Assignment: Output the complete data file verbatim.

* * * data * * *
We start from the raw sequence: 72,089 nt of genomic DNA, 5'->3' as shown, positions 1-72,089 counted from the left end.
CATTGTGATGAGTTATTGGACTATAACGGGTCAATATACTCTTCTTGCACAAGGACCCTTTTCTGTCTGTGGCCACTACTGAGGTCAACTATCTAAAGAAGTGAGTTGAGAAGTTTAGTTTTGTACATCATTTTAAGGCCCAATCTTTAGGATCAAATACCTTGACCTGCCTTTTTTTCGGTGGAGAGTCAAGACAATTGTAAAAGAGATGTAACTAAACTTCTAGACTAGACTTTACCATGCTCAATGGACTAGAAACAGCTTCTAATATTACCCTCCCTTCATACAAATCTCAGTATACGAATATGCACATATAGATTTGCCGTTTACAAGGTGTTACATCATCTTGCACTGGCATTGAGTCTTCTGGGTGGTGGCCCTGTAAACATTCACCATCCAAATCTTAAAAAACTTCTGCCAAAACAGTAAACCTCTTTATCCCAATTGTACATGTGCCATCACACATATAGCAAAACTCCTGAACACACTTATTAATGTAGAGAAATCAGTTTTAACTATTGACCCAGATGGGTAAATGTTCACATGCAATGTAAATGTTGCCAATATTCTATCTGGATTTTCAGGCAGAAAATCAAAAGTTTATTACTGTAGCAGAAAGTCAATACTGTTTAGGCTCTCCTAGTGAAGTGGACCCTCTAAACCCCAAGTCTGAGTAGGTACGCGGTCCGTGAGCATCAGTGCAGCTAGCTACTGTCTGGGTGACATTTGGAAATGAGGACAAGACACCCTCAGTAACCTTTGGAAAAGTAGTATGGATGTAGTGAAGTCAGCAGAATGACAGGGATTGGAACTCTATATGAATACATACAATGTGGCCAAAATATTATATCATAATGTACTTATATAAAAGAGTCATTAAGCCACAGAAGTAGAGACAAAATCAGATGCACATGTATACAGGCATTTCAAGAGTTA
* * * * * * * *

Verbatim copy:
We start from the raw sequence: 72,089 nt of genomic DNA, 5'->3' as shown, positions 1-72,089 counted from the left end.
CATTGTGATGAGTTATTGGACTATAACGGGTCAATATACTCTTCTTGCACAAGGACCCTTTTCTGTCTGTGGCCACTACTGAGGTCAACTATCTAAAGAAGTGAGTTGAGAAGTTTAGTTTTGTACATCATTTTAAGGCCCAATCTTTAGGATCAAATACCTTGACCTGCCTTTTTTTCGGTGGAGAGTCAAGACAATTGTAAAAGAGATGTAACTAAACTTCTAGACTAGACTTTACCATGCTCAATGGACTAGAAACAGCTTCTAATATTACCCTCCCTTCATACAAATCTCAGTATACGAATATGCACATATAGATTTGCCGTTTACAAGGTGTTACATCATCTTGCACTGGCATTGAGTCTTCTGGGTGGTGGCCCTGTAAACATTCACCATCCAAATCTTAAAAAACTTCTGCCAAAACAGTAAACCTCTTTATCCCAATTGTACATGTGCCATCACACATATAGCAAAACTCCTGAACACACTTATTAATGTAGAGAAATCAGTTTTAACTATTGACCCAGATGGGTAAATGTTCACATGCAATGTAAATGTTGCCAATATTCTATCTGGATTTTCAGGCAGAAAATCAAAAGTTTATTACTGTAGCAGAAAGTCAATACTGTTTAGGCTCTCCTAGTGAAGTGGACCCTCTAAACCCCAAGTCTGAGTAGGTACGCGGTCCGTGAGCATCAGTGCAGCTAGCTACTGTCTGGGTGACATTTGGAAATGAGGACAAGACACCCTCAGTAACCTTTGGAAAAGTAGTATGGATGTAGTGAAGTCAGCAGAATGACAGGGATTGGAACTCTATATGAATACATACAATGTGGCCAAAATATTATATCATAATGTACTTATATAAAAGAGTCATTAAGCCACAGAAGTAGAGACAAAATCAGATGCACATGTATACAGGCATTTCAAGAGTTA